I’ve loved collecting coins ever since I started hoarding my parents’ old pocket change as a child. I think it was the intersection of law, politics, history and art that appealed to me. That, and I figured coins were a good investment (they’ll always be worth something, right?). Despite that, my interest in numismatics has waned over the last decade. The Great Recession inflated the price of silver and gold, making it difficult for me to acquire new coins to add to my already large collection. For personal reasons (as well as the fact that silver prices have gone down), I’ve been getting back into the hobby as of late. In trying to learn more about the coins I already have, as well as the ones I’ve recently acquired, I figured I might as well write about them. So here we go…
Like many collectors who came of age in the 80s and 90s, my introduction into coin collecting came with bicentennial coins. There was something thrilling about seeing those quarters with the colonial drummer on the reverse instead of the usual eagle and then hoarding them as if they were valuable collectors’ items and the key to early retirement. Little did I know that they were barely worth more than regular (non-silver) quarters.
Of course, that’s not to say that they weren’t worth collecting. After all, we all need to start somewhere and because so many bicentennial coins were minted, they’re relatively affordable (even the silver clad ones) and easy to find. They were perfect starter coins for people of my generation, and they’re a good second level for today’s novice collectors once they’ve filled their state quarter albums.
Authorized in 1975, bicentennial coins marked the first time the U.S. government had issued a commemorative coin since the 1950s. Previously, the mint had released all kinds of commemorative coins – many of which are highly collectible today (indeed, some of my favorite coins in my collection are from that era). Unfortunately, many of them were of dubious merit – often pushed through Congress by a powerful politician seeking to raise money for projects back home. For instance, in 1936 there were no fewer than 19 such coins issued for such momentous events as the centennial of the founding of Elgin, one of the ten largest cities in Illinois (established in 1835, meaning the released coin actually commemorated the 101st anniversary), a second commemorative coin celebrating Arkansas’s centennial (featuring the portrait of the still-living Senate Majority Leader, Joe Robinson, in violation of federal law), and a Cincinnati music center coin featuring a composer (Stephen Foster) that has, historically, been associated more with Pittsburgh.
The other precedent working against bicentennial coins came in 1926, when the country celebrated its sesquicentennial. Featuring images of George Washington and then-current president Calvin Coolidge on the obverse, the sesquicentennial half dollar was another coin that broke the law against depicting living individuals on it. Of course, that was hardly the biggest problem. The coin was poorly struck and was not popular with the public, receiving an underwhelming reception when it was unveiled at the Sesquicentennial International Exposition held in Philadelphia that year.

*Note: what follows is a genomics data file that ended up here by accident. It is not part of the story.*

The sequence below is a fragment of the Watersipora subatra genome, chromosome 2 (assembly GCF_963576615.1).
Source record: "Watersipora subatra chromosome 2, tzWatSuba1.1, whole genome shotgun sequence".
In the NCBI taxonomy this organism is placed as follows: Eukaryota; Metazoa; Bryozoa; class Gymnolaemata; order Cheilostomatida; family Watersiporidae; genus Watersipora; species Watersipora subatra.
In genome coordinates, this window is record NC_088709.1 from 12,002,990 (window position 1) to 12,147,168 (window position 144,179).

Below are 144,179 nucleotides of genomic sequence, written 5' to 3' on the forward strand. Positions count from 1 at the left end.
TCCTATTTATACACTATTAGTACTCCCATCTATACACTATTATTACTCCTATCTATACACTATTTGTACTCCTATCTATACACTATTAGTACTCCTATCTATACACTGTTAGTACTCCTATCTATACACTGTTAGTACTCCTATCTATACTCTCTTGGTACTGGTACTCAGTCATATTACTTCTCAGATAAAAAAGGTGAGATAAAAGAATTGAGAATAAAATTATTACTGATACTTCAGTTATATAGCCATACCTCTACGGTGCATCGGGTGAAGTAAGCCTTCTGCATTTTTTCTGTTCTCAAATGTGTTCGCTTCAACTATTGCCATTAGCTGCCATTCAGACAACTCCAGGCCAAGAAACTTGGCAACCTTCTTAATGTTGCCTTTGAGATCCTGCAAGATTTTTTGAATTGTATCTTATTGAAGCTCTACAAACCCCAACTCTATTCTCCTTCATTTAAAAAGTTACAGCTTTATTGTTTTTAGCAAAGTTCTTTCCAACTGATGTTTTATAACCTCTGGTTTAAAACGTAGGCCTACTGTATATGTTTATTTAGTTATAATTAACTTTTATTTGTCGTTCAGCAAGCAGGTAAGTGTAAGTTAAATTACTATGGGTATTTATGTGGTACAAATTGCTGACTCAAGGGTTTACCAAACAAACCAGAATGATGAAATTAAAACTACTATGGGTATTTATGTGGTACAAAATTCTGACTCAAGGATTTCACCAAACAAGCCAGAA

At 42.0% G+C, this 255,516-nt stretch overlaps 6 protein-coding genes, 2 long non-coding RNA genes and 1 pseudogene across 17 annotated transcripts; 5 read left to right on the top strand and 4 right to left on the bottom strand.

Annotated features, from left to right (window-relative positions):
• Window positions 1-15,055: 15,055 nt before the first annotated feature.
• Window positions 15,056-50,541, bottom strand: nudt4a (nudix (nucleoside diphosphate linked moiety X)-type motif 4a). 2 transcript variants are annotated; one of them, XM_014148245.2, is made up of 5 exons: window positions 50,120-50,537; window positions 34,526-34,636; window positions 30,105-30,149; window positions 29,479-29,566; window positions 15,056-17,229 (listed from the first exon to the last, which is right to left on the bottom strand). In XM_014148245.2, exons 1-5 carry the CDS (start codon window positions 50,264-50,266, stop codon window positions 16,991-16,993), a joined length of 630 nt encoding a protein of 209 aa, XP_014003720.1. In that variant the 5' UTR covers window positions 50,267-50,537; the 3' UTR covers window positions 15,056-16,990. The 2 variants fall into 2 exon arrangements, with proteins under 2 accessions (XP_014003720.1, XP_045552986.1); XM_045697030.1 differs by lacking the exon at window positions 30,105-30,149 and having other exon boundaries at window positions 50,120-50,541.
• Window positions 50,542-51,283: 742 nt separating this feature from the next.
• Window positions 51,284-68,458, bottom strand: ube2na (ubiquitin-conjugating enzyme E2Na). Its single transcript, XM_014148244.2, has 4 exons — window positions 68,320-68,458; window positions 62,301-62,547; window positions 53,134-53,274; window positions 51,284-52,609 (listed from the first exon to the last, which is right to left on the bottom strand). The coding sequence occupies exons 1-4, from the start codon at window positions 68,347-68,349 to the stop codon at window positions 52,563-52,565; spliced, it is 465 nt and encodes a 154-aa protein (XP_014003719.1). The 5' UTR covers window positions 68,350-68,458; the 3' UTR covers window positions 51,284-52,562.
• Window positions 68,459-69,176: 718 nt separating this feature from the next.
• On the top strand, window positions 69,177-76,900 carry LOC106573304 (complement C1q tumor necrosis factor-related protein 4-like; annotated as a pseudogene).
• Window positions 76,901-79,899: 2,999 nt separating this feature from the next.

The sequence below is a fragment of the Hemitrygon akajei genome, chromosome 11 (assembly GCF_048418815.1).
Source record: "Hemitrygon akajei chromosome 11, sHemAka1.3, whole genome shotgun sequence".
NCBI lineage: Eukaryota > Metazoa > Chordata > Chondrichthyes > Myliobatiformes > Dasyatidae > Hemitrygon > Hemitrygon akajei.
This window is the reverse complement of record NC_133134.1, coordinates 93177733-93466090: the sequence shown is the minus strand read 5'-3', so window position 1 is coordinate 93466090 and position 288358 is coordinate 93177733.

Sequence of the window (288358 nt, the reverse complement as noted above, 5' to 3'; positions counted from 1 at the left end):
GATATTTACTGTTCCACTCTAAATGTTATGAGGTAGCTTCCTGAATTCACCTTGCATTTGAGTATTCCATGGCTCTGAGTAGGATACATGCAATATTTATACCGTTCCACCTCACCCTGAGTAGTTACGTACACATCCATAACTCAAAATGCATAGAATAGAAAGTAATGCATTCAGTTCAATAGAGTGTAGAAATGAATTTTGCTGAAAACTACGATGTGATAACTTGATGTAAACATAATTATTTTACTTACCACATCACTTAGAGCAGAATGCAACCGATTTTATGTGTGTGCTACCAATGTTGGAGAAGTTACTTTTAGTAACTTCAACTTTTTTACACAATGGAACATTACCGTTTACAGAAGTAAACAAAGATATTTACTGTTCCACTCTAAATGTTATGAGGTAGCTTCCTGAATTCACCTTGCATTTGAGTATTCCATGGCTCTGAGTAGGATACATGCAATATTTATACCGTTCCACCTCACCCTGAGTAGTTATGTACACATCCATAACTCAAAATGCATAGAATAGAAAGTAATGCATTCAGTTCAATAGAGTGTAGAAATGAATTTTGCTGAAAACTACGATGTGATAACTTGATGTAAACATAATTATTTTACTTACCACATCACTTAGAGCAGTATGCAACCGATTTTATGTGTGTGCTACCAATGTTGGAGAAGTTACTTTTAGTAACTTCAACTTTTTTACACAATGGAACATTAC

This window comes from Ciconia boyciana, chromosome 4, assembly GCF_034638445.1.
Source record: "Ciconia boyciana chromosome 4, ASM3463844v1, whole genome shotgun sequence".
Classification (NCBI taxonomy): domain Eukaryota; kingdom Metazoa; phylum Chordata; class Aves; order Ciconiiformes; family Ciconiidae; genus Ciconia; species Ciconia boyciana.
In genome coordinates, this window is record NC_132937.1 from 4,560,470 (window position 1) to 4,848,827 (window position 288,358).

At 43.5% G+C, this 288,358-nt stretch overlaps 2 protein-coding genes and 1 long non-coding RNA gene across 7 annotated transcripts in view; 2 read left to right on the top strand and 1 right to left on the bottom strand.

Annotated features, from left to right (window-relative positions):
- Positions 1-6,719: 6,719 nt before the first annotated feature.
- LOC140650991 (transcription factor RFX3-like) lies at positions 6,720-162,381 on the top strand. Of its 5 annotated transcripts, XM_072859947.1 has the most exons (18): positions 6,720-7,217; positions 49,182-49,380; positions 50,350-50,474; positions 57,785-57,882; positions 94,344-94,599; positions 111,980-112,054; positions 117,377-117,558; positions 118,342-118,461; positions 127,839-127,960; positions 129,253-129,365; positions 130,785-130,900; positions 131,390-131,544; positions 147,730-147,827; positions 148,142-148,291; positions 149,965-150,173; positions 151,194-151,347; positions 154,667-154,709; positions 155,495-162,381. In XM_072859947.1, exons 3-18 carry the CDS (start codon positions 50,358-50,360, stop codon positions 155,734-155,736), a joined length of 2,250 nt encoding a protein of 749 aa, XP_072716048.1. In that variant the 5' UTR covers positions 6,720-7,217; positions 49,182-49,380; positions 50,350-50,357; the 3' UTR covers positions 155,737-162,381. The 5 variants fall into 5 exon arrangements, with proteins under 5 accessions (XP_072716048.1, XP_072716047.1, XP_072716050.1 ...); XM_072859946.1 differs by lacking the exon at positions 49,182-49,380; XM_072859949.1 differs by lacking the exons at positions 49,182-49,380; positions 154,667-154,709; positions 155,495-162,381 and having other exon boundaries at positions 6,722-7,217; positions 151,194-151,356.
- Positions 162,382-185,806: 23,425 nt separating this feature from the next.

After several false-starts and changed minds, the bill authorizing the bicentennial coins was finally signed into law by President Richard Nixon on October 18, 1973. Interestingly, two days after signing this bill, Nixon would order his attorney general to fire the special prosecutor investigating Watergate, triggering the Saturday Night Massacre and unleashing a constitutional crisis. Nixon would, of course, resign in 1974 – a year before the coins he authorized would hit the market.
Instead of issuing new coins (including a $25 gold piece proposed by Senator Mark Hatfield of Oregon), the mint would simply put new images on the reverse side of the quarter, half dollar and dollar. Opening up the process to the public, the mint announced a contest to determine the reverse designs. Of the finalists, a judging panel selected the designs we now know and love: the colonial drummer for the quarter, Independence Hall for the half dollar and Liberty Bell superimposed over the moon for the dollar.
Anyway, I recently picked up three proof bicentennial coins (quarter, half dollar and dollar) — all graded deep cameo. I love the frosted finish on the obverse portraits, although it’s less conspicuous on Ike’s bust compared to Washington’s and Kennedy’s. I guess there’s something poetic about re-igniting my love of coin collecting by acquiring different types of the very coins I started my collection with.
Additionally, it gives me a chance to speculate as to what the sestercentennial commemorative coin might look like. Maybe a quarter reverse featuring the signing of the Declaration of Independence? Or a half dollar reverse featuring the Sons of Liberty dumping tea into the Boston Harbor? Or a dollar coin with the words: “This is not a quarter! And minting coins is cheaper in the long run than printing bills!” emblazoned on the back? The possibilities are endless…